“I pledge my commitment to the Blog for Mental Health 2014 Project. I will blog about mental health topics not only for myself, but for others. By displaying this badge, I show my pride, dedication and acceptance for mental health. I use this to promote mental health education in the struggle to erase stigma.”
–Tallulah “Lulu” Stark
The problem with being in a hurry or multitasking is that you lose things. For example, I lost my meds in Shoprite last night. At least I think I did. I don’t know where else they could be. I keep the bottle in my purse and take a pill every morning at the office after breakfast. Today they were gone. They could have fallen out of my purse in the car—still have to check tonight—or in the parking lot. Maybe my cats incorporated them into The Hide & Retrieval Game, which consists of shoving various objects, such as paper balls, toy mice and keys under the sofa, stove, and dishwasher. Then they go about the business of retrieving the objects, reaching their furry arms under the furniture and appliances and sometimes getting them stuck! That’s where I come in. Judging by the dozens of paper balls, toy mice, rubber bands and paper clips I find when cleaning behind the sofa, their retrieval attempts have not been very successful.
You might ask what kind of meds I lost, and why don’t I simply call my doctor for a refill. Well, I could. The pills are of a delicate kind, not your garden variety blood pressure medication, migraine pills or acid reflux reducers. They are of a psychotropic nature, something one might want to keep private, especially in a small town. I have long abjured medication of this nature, as I witnessed my mother’s life-long relationship with psychotropics that seemed to do her little to no good; I always thought that taking pills was the sign of a weak mind, and that wasn’t me.
My first panic attack in New Jersey occurred in ShopRite. When we first moved to NJ from Astoria seven years ago, I was unaccustomed to the vast aisles of food and frenzied shoppers. Why the frenetic energy and so many scowls on suburban faces? It made Key Food in Astoria seem downright mellow.
First the attacks came on once a month, then once a week, then they escalated from every other day to almost daily. Enough! I’d wake up with one and could barely get dressed for work—a sense of dread overcame me, clammy hands, palpitations. I was diagnosed with “panic disorder.” And yes, the “crazy” gene seems to run in the family. My maternal grandmother was a “nervous” person and endured electroshock treatments back in the day.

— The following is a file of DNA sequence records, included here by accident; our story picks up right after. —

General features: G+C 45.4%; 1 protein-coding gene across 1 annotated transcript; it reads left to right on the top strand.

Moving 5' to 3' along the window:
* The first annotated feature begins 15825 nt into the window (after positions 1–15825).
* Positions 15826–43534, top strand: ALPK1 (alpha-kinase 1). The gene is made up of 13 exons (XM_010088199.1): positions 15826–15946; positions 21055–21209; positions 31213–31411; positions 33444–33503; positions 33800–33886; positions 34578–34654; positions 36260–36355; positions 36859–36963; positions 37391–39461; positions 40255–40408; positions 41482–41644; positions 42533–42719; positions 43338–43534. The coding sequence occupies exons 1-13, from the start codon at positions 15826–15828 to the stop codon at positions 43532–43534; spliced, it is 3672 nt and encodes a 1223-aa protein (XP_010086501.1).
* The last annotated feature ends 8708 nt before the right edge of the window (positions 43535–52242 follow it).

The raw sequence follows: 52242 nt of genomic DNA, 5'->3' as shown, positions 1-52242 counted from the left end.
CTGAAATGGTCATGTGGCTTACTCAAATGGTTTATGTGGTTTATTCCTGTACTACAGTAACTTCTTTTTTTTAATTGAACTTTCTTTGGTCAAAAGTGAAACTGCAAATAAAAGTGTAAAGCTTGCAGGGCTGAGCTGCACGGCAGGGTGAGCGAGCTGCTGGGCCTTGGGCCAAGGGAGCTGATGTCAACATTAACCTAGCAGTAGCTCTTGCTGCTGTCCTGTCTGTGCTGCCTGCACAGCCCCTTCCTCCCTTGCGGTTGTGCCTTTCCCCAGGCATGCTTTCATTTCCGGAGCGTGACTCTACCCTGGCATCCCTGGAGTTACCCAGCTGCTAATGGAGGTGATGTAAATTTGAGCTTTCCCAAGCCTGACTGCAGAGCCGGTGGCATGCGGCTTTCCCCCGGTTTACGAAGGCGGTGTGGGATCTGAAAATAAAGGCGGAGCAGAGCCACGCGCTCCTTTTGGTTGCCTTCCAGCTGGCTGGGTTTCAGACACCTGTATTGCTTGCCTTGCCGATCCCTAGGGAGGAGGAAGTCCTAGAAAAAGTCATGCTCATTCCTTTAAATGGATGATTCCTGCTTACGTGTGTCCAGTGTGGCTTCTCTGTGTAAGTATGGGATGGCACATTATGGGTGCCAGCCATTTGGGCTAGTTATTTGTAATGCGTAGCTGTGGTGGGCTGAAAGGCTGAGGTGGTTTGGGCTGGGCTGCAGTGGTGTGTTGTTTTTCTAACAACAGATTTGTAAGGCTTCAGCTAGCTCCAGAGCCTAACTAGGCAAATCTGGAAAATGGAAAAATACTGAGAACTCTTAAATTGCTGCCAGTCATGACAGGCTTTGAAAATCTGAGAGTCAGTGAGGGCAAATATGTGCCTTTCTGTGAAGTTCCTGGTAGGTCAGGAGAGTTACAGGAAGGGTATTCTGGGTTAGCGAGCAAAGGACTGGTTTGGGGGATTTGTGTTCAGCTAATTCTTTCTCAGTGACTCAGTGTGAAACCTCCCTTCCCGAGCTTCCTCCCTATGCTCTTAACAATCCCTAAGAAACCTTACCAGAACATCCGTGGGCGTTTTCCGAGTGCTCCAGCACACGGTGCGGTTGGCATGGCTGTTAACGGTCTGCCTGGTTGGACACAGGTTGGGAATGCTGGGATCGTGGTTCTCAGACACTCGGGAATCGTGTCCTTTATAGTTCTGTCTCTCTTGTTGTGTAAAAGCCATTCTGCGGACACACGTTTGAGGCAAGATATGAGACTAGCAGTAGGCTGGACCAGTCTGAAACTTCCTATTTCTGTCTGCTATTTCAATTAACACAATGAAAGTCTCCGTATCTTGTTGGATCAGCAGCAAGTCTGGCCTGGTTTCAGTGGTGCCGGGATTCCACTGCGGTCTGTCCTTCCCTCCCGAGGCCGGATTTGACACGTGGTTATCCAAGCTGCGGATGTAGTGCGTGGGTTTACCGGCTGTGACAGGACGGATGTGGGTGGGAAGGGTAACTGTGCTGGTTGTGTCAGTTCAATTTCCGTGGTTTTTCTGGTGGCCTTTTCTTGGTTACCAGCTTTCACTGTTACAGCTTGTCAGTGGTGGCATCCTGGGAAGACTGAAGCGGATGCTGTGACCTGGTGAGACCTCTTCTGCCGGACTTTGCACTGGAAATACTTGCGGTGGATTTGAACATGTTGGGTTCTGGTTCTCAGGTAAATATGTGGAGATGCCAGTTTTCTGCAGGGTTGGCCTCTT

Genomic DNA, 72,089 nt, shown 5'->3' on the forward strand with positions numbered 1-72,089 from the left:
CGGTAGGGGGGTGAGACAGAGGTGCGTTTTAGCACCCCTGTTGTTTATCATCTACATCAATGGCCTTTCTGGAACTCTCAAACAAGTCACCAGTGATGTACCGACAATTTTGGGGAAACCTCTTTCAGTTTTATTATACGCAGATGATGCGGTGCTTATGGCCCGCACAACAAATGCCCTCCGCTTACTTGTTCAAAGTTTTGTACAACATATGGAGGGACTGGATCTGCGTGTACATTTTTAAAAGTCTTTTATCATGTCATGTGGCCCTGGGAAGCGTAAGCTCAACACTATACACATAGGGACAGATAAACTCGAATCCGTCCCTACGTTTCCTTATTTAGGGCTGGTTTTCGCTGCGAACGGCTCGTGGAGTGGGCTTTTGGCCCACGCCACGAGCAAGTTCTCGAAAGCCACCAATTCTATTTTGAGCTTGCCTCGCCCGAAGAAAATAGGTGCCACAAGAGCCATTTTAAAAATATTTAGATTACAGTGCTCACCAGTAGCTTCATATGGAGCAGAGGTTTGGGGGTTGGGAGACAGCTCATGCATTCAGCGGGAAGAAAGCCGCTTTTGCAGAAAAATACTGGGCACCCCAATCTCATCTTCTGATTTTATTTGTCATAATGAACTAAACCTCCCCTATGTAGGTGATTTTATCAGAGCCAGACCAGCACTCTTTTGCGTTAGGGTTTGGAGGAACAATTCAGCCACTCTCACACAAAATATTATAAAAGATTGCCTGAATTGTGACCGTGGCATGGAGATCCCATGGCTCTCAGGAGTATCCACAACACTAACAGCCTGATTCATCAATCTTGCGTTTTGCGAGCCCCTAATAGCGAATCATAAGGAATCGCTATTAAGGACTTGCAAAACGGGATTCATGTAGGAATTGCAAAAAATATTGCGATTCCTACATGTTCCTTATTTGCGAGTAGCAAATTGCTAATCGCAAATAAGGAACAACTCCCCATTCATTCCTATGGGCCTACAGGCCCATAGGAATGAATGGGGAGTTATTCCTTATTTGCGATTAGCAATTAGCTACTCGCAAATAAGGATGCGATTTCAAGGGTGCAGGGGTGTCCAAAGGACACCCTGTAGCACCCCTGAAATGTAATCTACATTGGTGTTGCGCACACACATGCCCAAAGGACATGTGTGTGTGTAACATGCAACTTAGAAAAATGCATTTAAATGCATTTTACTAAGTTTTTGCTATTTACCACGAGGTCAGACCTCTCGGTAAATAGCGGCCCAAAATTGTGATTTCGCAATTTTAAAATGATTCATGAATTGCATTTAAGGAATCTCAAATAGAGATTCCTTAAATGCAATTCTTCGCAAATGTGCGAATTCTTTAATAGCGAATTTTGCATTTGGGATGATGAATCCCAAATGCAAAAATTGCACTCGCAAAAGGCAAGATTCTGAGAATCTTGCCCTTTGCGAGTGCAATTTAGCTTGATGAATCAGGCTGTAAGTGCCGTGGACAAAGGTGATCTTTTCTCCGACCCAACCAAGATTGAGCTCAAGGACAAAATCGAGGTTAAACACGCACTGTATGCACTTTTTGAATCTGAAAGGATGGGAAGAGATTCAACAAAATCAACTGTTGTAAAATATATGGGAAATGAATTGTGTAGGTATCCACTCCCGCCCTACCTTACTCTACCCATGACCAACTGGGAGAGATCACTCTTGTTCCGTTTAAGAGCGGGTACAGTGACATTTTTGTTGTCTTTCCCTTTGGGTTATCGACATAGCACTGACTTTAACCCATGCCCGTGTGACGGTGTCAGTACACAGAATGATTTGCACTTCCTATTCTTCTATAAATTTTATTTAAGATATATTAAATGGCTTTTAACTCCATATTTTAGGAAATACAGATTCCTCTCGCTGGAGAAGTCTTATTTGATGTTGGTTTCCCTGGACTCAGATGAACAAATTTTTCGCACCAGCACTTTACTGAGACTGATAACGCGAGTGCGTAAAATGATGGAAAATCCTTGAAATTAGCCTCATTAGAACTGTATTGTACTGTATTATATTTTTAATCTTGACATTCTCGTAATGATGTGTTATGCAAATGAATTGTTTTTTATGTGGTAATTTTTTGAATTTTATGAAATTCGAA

Of course I can call the doctor—actually the nurse practitioner—for a handful of pills to tide me over till my appointment on Saturday, but I wonder if she’ll think I sold the “missing” pills. Probably not, but I wonder. The stigma still exists around people dealing (I don’t like to say “suffering,” sounds weak) with mental illness. Too bad we can’t treat it like a physical condition or disease that simply requires chemical intervention. We aren’t living in that world yet.
Back to ShopRite and the search for meds. My husband works an earlier shift than me, so he went to ShopRite and asked, but no dice. It could be: (a) I didn’t lose them in the store, (b) I dropped them in the parking lot, (c) another shopper found them and kept them, (d) another shopper found them and threw them in the trash (see my earlier post, “Runaway Shopping Cart”), or (e) none of the above. Hopefully they are on the floor of the Pathfinder or under the sofa and the cats are having a ball.
Well, there you go, I found them in the passenger’s seat of my car. Thank goodness for small blessings, and meds.
To learn more about the Blog for Mental Health 2014, please visit A Canvas of the Minds. With your help, we can continue the path towards de-stigmatizing mental illness.
5 thoughts on “Panic in ShopRite”
Whew! All’s well…and all that.
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It blows my mind that after all these years, and all the info about the BIOLOGY of mental disorders, there is still a stigma about mental health. I have had two panic attacks in my life, (thought I was going to die, literally) and I watched my mother have them, and they are serious business. I didn’t know you were dealing with this, my friend. I am proud of you for writing about it. Only by being this kind of honest are we ever going to remove that stigma. I don’t mind telling the world I spent time in a mental hospital. It means I took care of myself when I needed it. You are doing the same. Good for you!
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Yes, isn’t it crazy? (no pun intended) Thank you for reading and sharing your experience as well. xo
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